I want to thank the wonderful people at the Best Buy in Whitehall for the time they let me spend with them. Thank you to James, Beverly, Patrick, Jason, Josh, Georgina, John, and all the many other wonderful people I had the pleasure to meet. You guys should be given a Department of Education award for being a beacon of technology to young people everywhere.
(Disclosure: I don't work for Best Buy, though I once did, I'm proud to say. I did not receive any compensation from them to write this. None of the people I met in Best Buy knew I was going to write this blog about them.)
Rich Krajewski is an electronics engineer, editor and amateur-radio operator WB2CRD. His blog focuses on the profession of engineering.
haha ... yes, i dont know why but i find them fascinating as well .. in the SF Bay area we used to have a shop that everyone went nearby for spare parts .. it closed shortly after i moved there .. but it was pretty awesome .. imagine a junkyeard of parts from 50 years of business, piled 30 feet high ... well, the poor guy who ran the place had to shutdown due to lack of funds, but i made it out of there with new packaged tubes from the 60s or whenever it was when they made those things .. RCA, others .. little cardboard boxes individually boxed ... sooo cool !! i have them in my collection that includes a polaroid from the 50s, a REAL telegraph, old calculators, and other "nerdy" stuff that i love .... :)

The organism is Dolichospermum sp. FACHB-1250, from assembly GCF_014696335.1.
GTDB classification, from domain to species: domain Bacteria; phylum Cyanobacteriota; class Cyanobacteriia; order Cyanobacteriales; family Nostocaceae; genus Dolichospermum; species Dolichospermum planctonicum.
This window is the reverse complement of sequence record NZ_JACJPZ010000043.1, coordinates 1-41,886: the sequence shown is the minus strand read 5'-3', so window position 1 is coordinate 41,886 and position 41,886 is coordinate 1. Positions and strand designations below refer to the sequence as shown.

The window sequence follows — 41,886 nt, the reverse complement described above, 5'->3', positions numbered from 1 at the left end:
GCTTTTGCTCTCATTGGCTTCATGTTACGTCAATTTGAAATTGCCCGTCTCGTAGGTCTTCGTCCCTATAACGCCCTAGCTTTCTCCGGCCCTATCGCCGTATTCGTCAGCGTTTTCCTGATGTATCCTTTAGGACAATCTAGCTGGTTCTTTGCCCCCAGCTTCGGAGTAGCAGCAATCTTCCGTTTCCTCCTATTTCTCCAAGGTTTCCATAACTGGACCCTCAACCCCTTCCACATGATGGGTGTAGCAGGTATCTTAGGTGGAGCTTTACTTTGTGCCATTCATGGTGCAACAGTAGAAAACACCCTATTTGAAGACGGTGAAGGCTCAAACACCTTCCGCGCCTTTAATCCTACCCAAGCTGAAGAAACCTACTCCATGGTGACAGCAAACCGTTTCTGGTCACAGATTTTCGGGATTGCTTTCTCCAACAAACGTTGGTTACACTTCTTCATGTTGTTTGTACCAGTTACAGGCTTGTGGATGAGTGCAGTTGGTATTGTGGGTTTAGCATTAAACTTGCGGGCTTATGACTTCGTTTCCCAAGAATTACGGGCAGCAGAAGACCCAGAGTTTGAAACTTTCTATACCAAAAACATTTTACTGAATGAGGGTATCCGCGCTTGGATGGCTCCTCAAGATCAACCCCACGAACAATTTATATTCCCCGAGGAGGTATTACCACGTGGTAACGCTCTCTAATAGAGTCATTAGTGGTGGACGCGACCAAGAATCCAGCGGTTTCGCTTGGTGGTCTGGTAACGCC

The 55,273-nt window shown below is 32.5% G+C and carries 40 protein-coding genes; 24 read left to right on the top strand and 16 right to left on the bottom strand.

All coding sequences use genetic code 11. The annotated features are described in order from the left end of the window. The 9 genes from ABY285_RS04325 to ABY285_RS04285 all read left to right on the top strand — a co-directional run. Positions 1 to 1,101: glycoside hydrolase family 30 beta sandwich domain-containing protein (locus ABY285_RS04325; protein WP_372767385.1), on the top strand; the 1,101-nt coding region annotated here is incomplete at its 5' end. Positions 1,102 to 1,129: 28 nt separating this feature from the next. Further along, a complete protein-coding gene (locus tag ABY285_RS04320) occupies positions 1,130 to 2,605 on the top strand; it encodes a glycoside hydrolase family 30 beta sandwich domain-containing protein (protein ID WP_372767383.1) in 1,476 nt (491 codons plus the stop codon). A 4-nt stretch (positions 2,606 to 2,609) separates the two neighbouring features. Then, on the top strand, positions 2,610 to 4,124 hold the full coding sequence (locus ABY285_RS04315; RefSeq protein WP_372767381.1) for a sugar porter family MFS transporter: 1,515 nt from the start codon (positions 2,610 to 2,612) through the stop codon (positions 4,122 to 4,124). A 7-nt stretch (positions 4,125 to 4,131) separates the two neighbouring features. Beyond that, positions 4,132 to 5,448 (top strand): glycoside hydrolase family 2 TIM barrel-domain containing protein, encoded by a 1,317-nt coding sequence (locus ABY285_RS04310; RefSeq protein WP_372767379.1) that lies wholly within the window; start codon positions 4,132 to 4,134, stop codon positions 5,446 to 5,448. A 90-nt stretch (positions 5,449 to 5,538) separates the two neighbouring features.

I also have a few boxes of old vacuum tubes, tube manuals, old service manuals for repairing some of the old tube stuff (certainly was a lot less complicated back then), and even an old vacuum tube tester. Just can't seem to part with these things.
My future electronics career began by taking apart everything that stopped working (and even some things that didn't) in our house. The great old tube TVs, radios, portable "transistor radios" taught me a lot. And on the rare occasion where I could actually "fix" something, I couldn't wait to show everyone I knew...
Visited Japan about 4 years ago. Went to Akihabara and had a great time. Visited a Japanese Floating Fair (on board a ship-The Sakura Maru, when it docked in Bombay) as a kid in India, and was simply fascinated by all the technology. Saw my face on CCTV for the first time. Built Heathkits in India.
My experience with school students make me think and write below my opinion about both the above said ,in the article and the comments. Children are quite different individually. Even as a group we observe them they are different. About 1 to 3 % of children are curious enough to follow their parents profession when induced by their parents in their childhood.Rest of them even tried they do not come in line. later they find their own way of doing things. This is because of father mother characteristics getting embedded in to their children in different ratios for every kind of living situations in their whole life time.So parents can easily identify their children and set a good path for their future. The visits to the variety of places and monitoring the child's emotions at various places ,the parents will be able too identify the ward's interest and capacity.
I can't even keep myself from popping my car's hood and I'm not a mechanic. I don't think my kids could survive my house without knowing something about what goes on inside a computer - both inside the hardware and the software.
David Patterson, known for his pioneering research that led to RAID, clusters and more, is part of a team at UC Berkeley that recently made its RISC-V processor architecture an open source hardware offering. We talk with Patterson and one of his colleagues behind the effort about the opportunities they see, what new kinds of designs they hope to enable and what it means for today’s commercial processor giants such as Intel, ARM and Imagination Technologies.